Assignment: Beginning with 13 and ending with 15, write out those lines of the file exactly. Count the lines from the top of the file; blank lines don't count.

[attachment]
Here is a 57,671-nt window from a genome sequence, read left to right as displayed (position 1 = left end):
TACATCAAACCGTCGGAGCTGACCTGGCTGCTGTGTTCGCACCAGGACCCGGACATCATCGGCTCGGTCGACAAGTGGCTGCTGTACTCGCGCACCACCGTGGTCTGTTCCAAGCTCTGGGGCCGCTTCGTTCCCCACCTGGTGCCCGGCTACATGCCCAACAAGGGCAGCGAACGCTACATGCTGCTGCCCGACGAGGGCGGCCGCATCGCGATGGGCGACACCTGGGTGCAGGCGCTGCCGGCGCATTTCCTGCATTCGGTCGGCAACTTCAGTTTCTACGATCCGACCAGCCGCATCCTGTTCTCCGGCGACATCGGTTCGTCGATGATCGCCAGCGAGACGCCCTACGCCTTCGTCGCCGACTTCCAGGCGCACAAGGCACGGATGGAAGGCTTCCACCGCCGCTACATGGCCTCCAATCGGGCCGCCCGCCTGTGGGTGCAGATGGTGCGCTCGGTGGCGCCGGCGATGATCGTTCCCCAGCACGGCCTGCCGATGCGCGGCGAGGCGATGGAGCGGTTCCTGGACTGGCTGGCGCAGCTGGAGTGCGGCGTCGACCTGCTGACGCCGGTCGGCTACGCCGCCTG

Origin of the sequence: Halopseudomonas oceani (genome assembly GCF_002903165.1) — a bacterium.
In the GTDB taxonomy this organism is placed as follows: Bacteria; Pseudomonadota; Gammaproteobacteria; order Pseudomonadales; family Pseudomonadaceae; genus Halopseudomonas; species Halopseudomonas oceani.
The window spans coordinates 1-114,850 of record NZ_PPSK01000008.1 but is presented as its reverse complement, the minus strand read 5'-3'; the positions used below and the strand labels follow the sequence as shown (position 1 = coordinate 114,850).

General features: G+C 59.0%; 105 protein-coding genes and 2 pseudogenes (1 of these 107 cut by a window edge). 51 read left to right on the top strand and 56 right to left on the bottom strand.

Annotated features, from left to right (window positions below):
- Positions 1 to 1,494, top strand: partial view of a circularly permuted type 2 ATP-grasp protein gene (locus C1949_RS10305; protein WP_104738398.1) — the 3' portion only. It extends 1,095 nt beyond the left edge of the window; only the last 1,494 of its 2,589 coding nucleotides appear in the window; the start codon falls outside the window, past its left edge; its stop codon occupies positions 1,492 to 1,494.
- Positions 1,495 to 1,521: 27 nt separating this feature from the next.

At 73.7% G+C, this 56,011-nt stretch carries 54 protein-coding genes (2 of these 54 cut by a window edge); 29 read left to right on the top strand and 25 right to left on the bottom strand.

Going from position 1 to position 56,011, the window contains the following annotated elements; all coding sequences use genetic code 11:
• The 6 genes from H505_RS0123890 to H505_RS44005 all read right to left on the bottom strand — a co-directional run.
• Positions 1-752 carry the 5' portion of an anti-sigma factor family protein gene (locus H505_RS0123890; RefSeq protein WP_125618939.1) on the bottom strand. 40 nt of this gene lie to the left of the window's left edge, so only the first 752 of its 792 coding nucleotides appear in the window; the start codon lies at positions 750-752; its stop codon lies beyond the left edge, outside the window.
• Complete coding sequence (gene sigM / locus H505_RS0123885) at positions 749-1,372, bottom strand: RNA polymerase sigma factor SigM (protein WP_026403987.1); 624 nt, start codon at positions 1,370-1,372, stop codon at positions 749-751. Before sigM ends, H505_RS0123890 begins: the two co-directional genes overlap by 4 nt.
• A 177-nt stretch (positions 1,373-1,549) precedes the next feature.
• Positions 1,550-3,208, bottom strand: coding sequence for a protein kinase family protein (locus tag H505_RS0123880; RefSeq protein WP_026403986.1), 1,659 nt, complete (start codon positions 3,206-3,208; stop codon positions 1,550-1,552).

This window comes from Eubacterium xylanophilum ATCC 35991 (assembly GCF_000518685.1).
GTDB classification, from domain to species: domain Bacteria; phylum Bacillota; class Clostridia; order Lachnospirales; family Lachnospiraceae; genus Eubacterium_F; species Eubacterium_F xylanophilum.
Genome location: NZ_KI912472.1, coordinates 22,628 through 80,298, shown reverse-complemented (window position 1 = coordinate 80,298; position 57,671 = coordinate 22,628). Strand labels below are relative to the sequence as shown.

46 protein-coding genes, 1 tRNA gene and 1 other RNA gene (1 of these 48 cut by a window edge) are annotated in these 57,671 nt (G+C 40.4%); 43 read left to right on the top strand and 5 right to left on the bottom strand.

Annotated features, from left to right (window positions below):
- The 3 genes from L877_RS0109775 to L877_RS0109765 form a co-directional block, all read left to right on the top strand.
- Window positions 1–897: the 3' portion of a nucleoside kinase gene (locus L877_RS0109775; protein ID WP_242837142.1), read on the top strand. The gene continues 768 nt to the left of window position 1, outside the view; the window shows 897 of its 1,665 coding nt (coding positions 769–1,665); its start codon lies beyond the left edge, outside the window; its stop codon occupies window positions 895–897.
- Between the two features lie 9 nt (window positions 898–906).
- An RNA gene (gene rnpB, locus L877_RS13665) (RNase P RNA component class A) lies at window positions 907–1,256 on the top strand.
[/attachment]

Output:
• Positions 1-752 carry the 5' portion of an anti-sigma factor family protein gene (locus H505_RS0123890; RefSeq protein WP_125618939.1) on the bottom strand. 40 nt of this gene lie to the left of the window's left edge, so only the first 752 of its 792 coding nucleotides appear in the window; the start codon lies at positions 750-752; its stop codon lies beyond the left edge, outside the window.
• Complete coding sequence (gene sigM / locus H505_RS0123885) at positions 749-1,372, bottom strand: RNA polymerase sigma factor SigM (protein WP_026403987.1); 624 nt, start codon at positions 1,370-1,372, stop codon at positions 749-751. Before sigM ends, H505_RS0123890 begins: the two co-directional genes overlap by 4 nt.
• A 177-nt stretch (positions 1,373-1,549) precedes the next feature.